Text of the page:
If you’re still nostalgic of your last trip to Italy, then this book is a must-read. Hisham Matar is a Pulitzer Prize-winning author, who fell in love with Sienese art more than 25 years ago. A Month in Siena depicts the relationship between art and life during Matar’s month-long stay in the Tuscan city.

With beautiful illustrations, the inhabitants and culture come to life through recollections of food, conversations and artwork. For those who love to learn the history of a city and have an in-depth look at the lives of the people in Siena, A Month in Siena is the book for you.

~By Virtual Marketing & Communications Intern, Laura Vo. Laura’s a Public Relations Major at Kennesaw State University and has a passion for supporting great causes like Go Eat Give.

Fun things to do during the summer holidays

It’s summer time already. The temperature is rising, the economy is still tight and the kids are out of school. It’s time to go to the pool, watch movies and have sleep-overs. But after a few days, you will get tired of all that. If you are scratching your heads on how to keep yourself and your kids entertained this summer without breaking your budget, I have a few ideas for you that involve food, travel and volunteerism.

Go

Plan a road trip to a nearby destination. Although, don’t worry if the drive is a bit further as you can keep your children entertained with Kid Learning Songs on YouTube. They won’t mind a longer drive if they’ve got something fun to watch! Pack everyone into your car and head to a lake or beach. Rent a summer home for the week where you can cook your own food and play games. Even if you don’t have anything planned, here are some ideas for last minute trips.

Travel exchange programs are also a great way to stay for free in another city, or even country. Families can exchange homes, stay on farms, or be guests at no charge.

If you have decided to stay put this summer, you are in for a staycation. Which means you can be a tourist in your city and plan to do activities that you would otherwise do while travelling. Lodging and travel costs excluded of course. If your children love to stay active, have new experiences and make new friends, perhaps a sleepaway camp in Maine would be a great way for them to see somewhere new and enjoy the outdoors.

Eat

Take a break from the regular summer camps and enrolls in a cooking camp. Learn to be a Food Network star or improve your awareness of food and nutrition. Kids and teens would also learn to work in teams and cooperate with one another.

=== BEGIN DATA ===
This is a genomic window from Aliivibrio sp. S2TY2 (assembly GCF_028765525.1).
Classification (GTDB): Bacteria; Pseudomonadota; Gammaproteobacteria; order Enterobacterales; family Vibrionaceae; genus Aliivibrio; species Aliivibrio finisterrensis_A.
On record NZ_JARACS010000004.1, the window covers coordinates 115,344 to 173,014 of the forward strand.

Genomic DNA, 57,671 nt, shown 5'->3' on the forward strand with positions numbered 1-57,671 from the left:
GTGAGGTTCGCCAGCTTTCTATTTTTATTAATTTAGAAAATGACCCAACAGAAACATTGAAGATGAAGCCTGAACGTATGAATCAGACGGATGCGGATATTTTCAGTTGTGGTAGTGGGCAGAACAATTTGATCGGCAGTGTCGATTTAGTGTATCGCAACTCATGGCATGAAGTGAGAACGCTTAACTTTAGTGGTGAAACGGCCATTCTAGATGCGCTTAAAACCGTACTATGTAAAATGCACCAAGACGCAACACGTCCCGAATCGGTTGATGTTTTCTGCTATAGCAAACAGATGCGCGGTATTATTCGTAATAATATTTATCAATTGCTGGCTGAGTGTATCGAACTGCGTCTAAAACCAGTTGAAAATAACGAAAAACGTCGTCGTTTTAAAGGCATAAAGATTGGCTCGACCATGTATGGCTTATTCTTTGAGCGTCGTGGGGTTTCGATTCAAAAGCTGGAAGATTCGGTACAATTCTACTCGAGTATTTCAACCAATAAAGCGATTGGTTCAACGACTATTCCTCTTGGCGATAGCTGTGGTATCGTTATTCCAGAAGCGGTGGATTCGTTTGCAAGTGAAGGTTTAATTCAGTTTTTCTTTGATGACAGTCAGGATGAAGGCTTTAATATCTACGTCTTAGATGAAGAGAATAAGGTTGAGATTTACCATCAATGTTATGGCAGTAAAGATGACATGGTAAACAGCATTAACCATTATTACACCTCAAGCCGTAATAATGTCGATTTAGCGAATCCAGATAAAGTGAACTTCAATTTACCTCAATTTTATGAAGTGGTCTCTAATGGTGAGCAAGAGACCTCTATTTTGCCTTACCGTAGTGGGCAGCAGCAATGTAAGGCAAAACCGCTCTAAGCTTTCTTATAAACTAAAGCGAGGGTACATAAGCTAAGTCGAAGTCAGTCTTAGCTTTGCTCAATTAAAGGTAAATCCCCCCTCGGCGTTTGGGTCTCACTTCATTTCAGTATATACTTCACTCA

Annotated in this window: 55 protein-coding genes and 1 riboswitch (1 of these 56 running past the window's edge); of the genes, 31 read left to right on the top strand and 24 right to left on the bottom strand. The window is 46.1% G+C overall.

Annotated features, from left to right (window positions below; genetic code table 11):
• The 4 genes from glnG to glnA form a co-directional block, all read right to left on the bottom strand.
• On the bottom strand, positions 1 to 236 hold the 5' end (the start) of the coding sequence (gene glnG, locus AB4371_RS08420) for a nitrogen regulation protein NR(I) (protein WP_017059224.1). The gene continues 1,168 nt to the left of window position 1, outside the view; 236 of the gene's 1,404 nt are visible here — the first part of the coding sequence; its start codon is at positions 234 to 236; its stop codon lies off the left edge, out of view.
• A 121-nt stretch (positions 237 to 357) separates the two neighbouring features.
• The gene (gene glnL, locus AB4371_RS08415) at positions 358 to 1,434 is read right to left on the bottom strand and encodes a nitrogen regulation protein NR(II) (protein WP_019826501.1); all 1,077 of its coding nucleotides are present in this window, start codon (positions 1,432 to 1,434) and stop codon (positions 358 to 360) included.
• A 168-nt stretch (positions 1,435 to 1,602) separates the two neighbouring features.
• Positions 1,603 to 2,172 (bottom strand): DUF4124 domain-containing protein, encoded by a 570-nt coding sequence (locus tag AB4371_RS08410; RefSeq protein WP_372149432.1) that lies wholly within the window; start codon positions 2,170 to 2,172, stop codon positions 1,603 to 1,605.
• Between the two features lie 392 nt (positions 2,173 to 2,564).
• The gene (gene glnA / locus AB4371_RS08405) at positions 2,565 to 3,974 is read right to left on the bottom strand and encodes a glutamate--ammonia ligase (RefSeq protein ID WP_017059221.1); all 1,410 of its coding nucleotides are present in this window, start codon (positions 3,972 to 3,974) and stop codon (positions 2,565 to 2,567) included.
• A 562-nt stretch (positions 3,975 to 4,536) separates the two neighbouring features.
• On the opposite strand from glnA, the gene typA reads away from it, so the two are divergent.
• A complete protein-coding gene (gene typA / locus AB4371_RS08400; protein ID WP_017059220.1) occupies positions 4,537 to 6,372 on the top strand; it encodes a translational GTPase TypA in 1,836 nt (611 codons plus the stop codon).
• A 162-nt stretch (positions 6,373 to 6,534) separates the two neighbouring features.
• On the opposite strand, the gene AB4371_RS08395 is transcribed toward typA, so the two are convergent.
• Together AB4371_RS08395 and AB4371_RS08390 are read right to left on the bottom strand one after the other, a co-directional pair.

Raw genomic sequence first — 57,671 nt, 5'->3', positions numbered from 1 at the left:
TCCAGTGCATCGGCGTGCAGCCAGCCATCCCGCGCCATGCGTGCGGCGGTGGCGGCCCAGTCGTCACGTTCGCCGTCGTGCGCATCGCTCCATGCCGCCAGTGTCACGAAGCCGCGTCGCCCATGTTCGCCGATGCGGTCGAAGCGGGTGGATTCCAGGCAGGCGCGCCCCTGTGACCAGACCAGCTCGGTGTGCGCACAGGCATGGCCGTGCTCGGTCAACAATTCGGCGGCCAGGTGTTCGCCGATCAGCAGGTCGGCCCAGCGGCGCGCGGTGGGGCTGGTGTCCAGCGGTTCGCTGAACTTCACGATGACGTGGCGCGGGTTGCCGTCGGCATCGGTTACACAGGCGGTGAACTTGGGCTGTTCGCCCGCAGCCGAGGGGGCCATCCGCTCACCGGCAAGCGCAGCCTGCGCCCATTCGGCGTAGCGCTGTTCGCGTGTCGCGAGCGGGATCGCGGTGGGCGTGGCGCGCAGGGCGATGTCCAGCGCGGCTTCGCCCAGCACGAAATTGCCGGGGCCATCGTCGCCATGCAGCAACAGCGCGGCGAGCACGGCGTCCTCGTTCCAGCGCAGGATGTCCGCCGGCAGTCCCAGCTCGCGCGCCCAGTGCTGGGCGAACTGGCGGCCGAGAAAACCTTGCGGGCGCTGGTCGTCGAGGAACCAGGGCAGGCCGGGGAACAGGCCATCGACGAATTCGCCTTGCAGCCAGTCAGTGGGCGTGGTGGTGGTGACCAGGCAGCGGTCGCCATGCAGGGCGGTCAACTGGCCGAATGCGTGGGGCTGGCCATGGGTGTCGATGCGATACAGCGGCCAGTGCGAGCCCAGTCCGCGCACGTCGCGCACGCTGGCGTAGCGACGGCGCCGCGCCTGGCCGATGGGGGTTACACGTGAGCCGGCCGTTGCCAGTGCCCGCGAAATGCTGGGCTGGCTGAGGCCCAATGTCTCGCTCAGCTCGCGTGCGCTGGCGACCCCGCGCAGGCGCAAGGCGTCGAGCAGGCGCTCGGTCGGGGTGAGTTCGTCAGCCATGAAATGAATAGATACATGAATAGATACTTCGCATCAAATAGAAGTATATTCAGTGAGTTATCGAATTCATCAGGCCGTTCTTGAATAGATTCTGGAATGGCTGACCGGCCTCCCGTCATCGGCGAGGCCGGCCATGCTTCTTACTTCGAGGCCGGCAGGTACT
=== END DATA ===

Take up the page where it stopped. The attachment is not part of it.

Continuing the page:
Cooking with family at home can also be a lot of fun. Get the kids together for a fun day of making pasta, gelato, sushi or chocolate from scratch. It can be a rewarding learning experience that will bring the family together.

Give

There is no shortage of volunteering opportunities in every city. Enroll in a project or associate yourself with a cause. Make it a daily/ weekly schedule to visit an old home, children’s hospital or women’s shelter. Some of these can be quite entertaining as well, such as leading arts and crafts, sporting activities for other kids. Many charities are looking for interns during the summer who can help them with day-to-day administrative things, organizing events, etc.

By the end of summer, you would have used your time effectively to impact the lives of people and feel good about yourself.

If you have any ideas of your own to share, please leave a comment below.

Stepping back into history in Vienna

If you want to step back in time, go to Vienna in Austria.  I visited in summer of 2008 and was plesantly surprised. Surely there are many old cities around the world but what was special here is that the 18th century buildings looked brand new. They were so well maintained that you felt like they have just come up around you. Horse drawn carriages and cobblestone roads were still the norm here. There were cafes and bars at each corner where famous artists, writers and poets have created masterpieces. “Oh that’s where Mozart wrote his music ….and that’s where Rainer drew his painting” the guide would exclaim.vienna parliament

The gardens in front of the Parliament building were magnificent without any pretence. It was summer; the weather was perfect and the flowers in full bloom. As in most European cities, there were street artists, little galleries, fresh food stalls and tiny shops, that further added to the drama.

I did watch an orchestra perform at the same theatre where Mozart used to play. Nothing seemed to have changed with time here. The New Years Eve orchestra in Vienna is world famous and sold out months in advance. There are also tons of museums to choose from and most of them are free to enter.

Mozart theater ViennaThe best part was the festival that was taking place in front of the parliament building. Every night, a different concert or movie would take place. But there was a food pavilion set up to cater the attendees. There were about 20 stalls of vendors offering drinks and food that would put any food festival to shame! As someone who has this notion that Austrian food is mainly “meat and potatoes”, I was pleasantly surprised. There was fusion of Italian, German, Hungarian, Mediterranean, Spanish, Chinese and much more. I had some of the best mushroom dumplings with goulash for under $10.

Austria remains to be one of my favorite destinations in the world and I hope to return there someday soon.